His players are convinced as well. It's not so much a swagger as it is an absence of fear. They don't recognize that teams that haven't been to the second round of the NBA playoffs before aren't supposed to do this in the second round of the playoffs.
To them, history is last month -- which means history has been kind to them.
"We did it last series," Stephen Curry said as he navigated the labyrinthine hallways of the AT&T Center. "The Spurs are a different animal than Denver, but "
"Maybe the youth helps us out," Curry said. "Just play."
You can't play much better than Curry did in Game 1, and even he wasn't up to those standards in Game 2, when he missed 13 of 20 shots and 3 of 9 free throws -- his first misses from the foul line in the playoffs -- and finished with 22 points. The Spurs threw a variety of defenders at him (Danny Green was as effective as any of them), double-teamed well and prevented him from dominating.
The flip side is, few 3-point shooters have had playoff games better than Klay Thompson did Wednesday night. He made eight of his nine attempts, leaving him one shy of the record for makes shared by Vince Carter, Rex Chapman, Ray Allen and Jason Terry. Thompson finished with 34 points and 14 rebounds after the previous 36 hours had been occupied by talk of his defensive effort against Tony Parker (He did that, too, as Parker shot 7 for 17).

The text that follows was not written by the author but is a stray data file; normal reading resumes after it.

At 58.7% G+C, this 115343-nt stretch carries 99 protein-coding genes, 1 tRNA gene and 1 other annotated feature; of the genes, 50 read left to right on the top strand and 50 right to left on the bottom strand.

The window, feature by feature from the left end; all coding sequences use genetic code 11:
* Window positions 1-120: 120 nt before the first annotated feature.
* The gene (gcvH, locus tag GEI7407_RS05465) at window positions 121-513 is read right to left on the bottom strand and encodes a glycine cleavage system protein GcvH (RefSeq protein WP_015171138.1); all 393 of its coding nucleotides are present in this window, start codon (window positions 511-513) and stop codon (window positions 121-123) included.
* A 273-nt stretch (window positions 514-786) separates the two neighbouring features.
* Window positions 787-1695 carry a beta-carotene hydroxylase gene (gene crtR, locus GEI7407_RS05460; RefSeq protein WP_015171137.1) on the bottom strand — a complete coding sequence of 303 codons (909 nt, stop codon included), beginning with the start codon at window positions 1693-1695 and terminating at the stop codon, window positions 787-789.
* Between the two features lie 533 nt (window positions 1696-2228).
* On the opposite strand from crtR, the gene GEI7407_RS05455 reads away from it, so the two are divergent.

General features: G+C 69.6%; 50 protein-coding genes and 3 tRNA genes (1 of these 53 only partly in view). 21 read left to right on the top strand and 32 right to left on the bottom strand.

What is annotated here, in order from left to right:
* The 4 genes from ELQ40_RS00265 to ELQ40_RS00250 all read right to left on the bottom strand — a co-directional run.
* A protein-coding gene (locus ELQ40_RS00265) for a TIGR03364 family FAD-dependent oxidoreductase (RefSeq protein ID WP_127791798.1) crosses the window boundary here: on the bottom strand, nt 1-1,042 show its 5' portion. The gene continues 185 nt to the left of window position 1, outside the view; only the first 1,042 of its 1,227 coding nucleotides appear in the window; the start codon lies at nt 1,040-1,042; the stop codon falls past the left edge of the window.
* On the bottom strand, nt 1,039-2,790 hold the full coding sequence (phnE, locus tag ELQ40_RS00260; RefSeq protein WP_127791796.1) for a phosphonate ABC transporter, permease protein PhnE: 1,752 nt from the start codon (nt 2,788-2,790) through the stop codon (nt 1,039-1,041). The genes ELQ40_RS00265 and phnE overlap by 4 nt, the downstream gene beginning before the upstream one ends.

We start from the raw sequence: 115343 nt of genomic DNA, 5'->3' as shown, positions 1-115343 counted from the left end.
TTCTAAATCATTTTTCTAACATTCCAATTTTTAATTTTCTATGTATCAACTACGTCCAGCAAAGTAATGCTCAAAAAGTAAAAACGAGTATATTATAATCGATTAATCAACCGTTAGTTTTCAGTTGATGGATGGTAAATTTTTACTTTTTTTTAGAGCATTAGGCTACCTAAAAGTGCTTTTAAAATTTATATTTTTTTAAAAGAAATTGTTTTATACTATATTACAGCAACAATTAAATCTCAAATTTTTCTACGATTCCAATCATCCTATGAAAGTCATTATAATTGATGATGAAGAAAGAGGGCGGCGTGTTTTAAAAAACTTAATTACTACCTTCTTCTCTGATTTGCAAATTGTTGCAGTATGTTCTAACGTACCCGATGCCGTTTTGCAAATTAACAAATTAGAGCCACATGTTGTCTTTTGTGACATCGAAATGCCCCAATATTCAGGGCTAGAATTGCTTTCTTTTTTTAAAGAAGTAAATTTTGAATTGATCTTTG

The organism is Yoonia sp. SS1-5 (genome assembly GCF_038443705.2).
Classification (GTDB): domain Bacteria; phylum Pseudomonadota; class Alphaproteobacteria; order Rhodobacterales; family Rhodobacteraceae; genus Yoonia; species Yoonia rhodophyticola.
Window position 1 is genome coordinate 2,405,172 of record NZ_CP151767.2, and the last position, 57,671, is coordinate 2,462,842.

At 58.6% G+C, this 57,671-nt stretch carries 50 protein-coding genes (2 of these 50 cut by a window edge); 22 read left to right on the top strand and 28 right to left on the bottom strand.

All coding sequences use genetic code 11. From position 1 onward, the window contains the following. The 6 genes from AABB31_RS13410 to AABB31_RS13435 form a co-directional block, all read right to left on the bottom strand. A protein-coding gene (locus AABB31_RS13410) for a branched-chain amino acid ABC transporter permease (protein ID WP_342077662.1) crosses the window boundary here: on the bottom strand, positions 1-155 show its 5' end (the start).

"I try to be the most complete player I can be," Thompson said. "I'm not just a shooter-scorer, but I try to perfect my defense as well. I worked out every day last summer and I feel it is really paying dividends this year."
The Warriors are outrebounding the Spurs. They're moving the ball better, including a 19-14 advantage in assists in Game 2. (That individualized Spurs offense didn't sit well with Popovich at all.) They're outmaneuvering the Spurs, down to little things such as removing Andrew Bogut for the final four seconds the Spurs could get away with fouling him intentionally before the penalty would be two shots plus possession.
"We were set up to win in the regular season and in the playoffs," Jackson said. "This brand of basketball wins games."
It's possible this plays out similarly to the 2008 Western Conference finals, when the Spurs lost the first two games to the New Orleans Hornets and came back to win the series in a road Game 7. Once again, that's being dependent on the Spurs' past, not the present or future.
Up next are two games in Oakland, where the Warriors will draw even more energy from their crowd. Thompson made a youthful mistake of projecting ahead to a potential 3-1 series lead, when there's still so much basketball before it can transpire.
So yes, there's still room for error. After all, it was Thompson's first trip to the interview room in San Antonio, where he sat alongside podium regular Curry. As they stood up to leave the dais, Curry alerted his taller teammate to a low-hanging light.
"Watch your head, dog," Curry said.